When Barcelona travelled to Osasuna on September 3 of this year, a surprising piece of squad-number history was created.
While Spain changed from 1-11 in 1995, the 2-1 win at El Sadar Stadium provided the first example of a recognised left-back – Alejandro Balde – having 3 as his squad number at Barça. Though he had donned 3 during pre-season, the Spain international started the campaign in the number 28 he had had during 2022-23 – Barcelona’s financial problems meant there was a delay signing him to a proper adult contract and so, like Gavi last season, he was not permitted to wear a 1-25 number until then.
Funnily enough, Osasuna also provided the opposition the last time a Barcelona number 3 featured in a competitive matchday squad – Gerard Piqué’s career came to an end in November of last year as he was red-carded at half-time in Barcelona’s game against Osasuna, in which he had been named as a substitute. Piqué was one of seven centre-backs to wear 3 for Barcelona since 1995, with two midfielders also having the number.
It’s likely that the preference for it to be worn by a centre-back dates back to the tenures of Rinus Michels and later Johan Cruyff – in the Netherlands, 3 is generally seen in the centre of defence. In the late 1970s and early 1980s, centre-half Migueli generally had possession of the shirt and later another stopper, club captain José Alexanko, tended to favour it.
Later in Cruyff’s reign, Barcelona’s numbering didn’t often make sense – Albert Ferrer, a right-sided defender, wore it as the club won the European Cup for the first time in 1992; two years later, when they lost to Milan in the final, Josep Guardiola had 3 on his back in midfield (he wore 10 in the 1992 decider) with first-choice left-back Sergi Barjuan wearing 7.
When Spain abandoned 1-11 for the 1995-96 season, Sergi opted for 12, which he had worn for Spain at the 1994 World Cup and centre-back Abelardo Fernández was handed 3.
Abelardo actually favoured 5 and wore that for Spain but captain Gheorghe Popescu had that shirt.
While Popescu left in 1997, Portuguese centre-back Fernando Couto was quick to claim 5 and it wasn’t until he departed a year later that Abelardo could switch – when he did, it was Argentinian centre-back (and future Southampton manager) Mauricio Pellegrino who donned 3 as he joined on loan from Vélez Sarsfield.
Despite playing his part as the league title was retained, Pellegrino’s time at the Camp Nou was brief.
He ended up moving to Valencia in the summer of 1999 – and the next player to wear 3 was another central defender, France’s Frédéric Déhu, who had arrived from Lens. He would go on to make just 11 league appearances in the blaugrana, however.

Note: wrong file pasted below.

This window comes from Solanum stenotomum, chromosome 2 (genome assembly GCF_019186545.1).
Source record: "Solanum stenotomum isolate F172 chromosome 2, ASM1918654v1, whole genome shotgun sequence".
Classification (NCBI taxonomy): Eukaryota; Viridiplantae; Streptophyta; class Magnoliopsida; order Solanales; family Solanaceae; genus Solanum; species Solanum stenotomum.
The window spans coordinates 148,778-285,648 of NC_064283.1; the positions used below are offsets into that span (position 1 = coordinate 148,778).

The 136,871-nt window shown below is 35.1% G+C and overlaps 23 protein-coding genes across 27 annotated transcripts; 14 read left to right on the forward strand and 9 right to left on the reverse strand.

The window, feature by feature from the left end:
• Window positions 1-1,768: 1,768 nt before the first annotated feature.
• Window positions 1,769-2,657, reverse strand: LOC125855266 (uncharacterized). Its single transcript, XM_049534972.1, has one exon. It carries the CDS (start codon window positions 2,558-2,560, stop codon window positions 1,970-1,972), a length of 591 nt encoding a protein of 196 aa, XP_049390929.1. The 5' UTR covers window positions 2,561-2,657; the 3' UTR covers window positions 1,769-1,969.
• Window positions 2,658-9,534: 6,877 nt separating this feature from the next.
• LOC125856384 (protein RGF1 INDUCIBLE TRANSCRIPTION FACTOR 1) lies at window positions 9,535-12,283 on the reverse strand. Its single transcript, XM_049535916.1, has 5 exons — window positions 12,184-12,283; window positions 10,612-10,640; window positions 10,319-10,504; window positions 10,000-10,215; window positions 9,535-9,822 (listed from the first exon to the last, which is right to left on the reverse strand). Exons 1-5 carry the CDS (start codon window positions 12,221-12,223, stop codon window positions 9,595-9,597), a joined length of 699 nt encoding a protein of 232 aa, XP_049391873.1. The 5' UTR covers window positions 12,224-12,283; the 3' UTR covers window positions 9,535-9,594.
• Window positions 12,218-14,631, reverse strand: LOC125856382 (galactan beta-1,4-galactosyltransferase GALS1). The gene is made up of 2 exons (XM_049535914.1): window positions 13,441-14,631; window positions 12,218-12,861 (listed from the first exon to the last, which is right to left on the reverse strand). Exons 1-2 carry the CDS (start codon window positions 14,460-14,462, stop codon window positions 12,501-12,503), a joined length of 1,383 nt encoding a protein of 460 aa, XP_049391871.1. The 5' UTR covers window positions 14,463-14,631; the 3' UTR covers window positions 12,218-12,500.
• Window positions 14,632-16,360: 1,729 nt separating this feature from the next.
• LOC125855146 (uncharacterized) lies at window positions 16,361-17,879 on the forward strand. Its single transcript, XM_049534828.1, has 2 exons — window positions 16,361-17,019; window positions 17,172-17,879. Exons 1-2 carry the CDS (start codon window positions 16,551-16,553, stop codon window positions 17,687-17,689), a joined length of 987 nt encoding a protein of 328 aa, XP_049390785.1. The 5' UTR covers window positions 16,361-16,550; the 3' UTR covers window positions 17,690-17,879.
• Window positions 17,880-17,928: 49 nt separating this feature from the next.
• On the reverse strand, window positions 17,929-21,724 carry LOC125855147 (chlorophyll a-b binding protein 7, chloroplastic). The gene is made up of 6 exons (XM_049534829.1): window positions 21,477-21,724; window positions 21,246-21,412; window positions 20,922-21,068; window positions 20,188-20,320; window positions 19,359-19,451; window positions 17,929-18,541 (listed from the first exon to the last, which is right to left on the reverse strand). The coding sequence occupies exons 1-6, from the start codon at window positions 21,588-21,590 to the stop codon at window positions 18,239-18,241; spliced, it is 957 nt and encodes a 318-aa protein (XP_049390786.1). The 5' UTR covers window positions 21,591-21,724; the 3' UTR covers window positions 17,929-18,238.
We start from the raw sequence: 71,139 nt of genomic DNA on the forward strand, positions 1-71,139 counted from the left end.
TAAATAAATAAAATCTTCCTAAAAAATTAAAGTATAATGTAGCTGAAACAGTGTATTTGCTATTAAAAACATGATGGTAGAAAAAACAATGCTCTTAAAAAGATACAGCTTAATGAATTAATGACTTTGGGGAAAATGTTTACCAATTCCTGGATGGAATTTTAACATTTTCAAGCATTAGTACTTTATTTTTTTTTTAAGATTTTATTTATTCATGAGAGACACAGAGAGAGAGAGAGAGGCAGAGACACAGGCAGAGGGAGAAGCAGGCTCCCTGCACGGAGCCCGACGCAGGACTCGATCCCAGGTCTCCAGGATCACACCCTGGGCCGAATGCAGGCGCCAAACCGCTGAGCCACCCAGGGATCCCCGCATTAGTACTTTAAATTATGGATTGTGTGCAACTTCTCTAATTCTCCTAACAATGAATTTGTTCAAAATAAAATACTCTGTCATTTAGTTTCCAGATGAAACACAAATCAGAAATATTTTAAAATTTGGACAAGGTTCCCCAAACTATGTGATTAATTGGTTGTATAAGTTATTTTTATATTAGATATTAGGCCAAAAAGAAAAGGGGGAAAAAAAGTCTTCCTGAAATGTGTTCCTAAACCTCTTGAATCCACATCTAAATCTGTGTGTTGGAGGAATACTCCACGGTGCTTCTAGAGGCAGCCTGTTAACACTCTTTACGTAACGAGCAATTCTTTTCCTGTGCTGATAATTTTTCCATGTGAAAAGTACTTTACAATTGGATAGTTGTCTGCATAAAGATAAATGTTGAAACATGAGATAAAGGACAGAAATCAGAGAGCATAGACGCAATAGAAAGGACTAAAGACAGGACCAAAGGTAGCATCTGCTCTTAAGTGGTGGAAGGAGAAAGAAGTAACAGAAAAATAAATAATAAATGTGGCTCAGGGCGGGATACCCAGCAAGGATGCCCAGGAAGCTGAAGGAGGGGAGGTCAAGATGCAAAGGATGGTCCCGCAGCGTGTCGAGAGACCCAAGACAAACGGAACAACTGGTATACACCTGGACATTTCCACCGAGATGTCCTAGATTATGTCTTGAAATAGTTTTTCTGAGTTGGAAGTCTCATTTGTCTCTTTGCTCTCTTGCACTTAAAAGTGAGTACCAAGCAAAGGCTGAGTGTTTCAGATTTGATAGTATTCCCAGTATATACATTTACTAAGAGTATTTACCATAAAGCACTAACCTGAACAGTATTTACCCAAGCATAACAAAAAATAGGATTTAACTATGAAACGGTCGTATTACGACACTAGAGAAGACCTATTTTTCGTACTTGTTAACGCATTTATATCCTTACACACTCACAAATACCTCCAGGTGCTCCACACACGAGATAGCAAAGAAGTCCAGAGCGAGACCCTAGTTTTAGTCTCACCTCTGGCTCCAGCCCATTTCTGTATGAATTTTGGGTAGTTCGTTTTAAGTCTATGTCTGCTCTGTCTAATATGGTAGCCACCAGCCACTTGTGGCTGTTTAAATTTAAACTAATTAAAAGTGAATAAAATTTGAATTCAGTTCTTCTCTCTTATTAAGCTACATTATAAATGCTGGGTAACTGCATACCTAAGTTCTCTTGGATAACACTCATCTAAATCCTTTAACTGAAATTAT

He returned to France, joining Paris Saint-Germain, after just a season, with Frank de Boer moving to 3. The Dutchman had worn 25 when he joined, along with twin brother Ronald, during 1999-2000 but – with Spanish league rules requiring that to be worn by a goalkeeper if there were three in a squad – he wore 22 in 1999-2000.
De Boer had sometimes played at left-back – wearing 5 – early in his Ajax career but became established in the centre, albeit wearing 4. He stayed with Barcelona until the end of 2002-03, moving to Galatasaray and then Rangers after half a season – for both of those clubs, he wore 5.
His replacement as Barcelona’s number 3 was Sweden international Patrik Andersson – he had had number 4 but favoured 3 (both are firmly seen as centre-backs’ numbers in Sweden), however his time at Barcelona was hampered by injuries and midway through 2003-04 he returned to Malmö.
That meant that when another Dutchman, midfielder Edgar Davids, was signed on loan in a bid to reinvigorate Barça’s ailing season, he took the lowest available number.
Unconventional though it may have looked, there was precedent from Cruyff’s days and Davids was a success, playing a key role as they finished second to Valencia, laying a foundation for success that was to come. Davids didn’t stick around for that, though.
Whether the next player to wear 3 was inspired by Davids, we can’t say, but it was another midfielder – the Brazilian Thiago Motta, who had had numbers 27, 28, 31 and 23 in the previous four seasons as he came up through the ranks (in domestic competitions in Spain, young players outside of the official 25-man squad are the only ones allowed to wear numbers higher than 25).
Barcelona regained the league in 2004-05 and retained in 2005-06 as they won the Champions League too, but their number 3 was used sparingly as Xavi Hernández and Andrés Iniesta began to emerge as their midfield of the future.
Motta went on loan to Atlético Madrid for 2007-08 and the number 3 came into the possession of centre-back Gabriel Milito, newly signed from Real Zaragoza, where he had had number 6. The Argentinian played 27 league games that season but in May he suffered anterior cruciate ligament damage. He was ruled out of the entire 2008-09 campaign and wouldn’t re-appear in a competitive match until January 2010.
In the interim, Piqué returned home, taking the number 3 as Milito was re-assigned to 18. The Catalan native made 45 appearances as the club won the treble of domestic league and cup and Champions League.
Two more Champions League medals were to follow as well as seven more leagues and six more Copa del Rey victories. In addition, he was key to Spain winning the 2008 and 2012 European Championships and 2010 World Cup, wearing number 3 for his country, too.
Balde – who wore 14 for Spain at last year’s World Cup – has a tough act to follow but being given such a prestigious number is a sign of faith in him.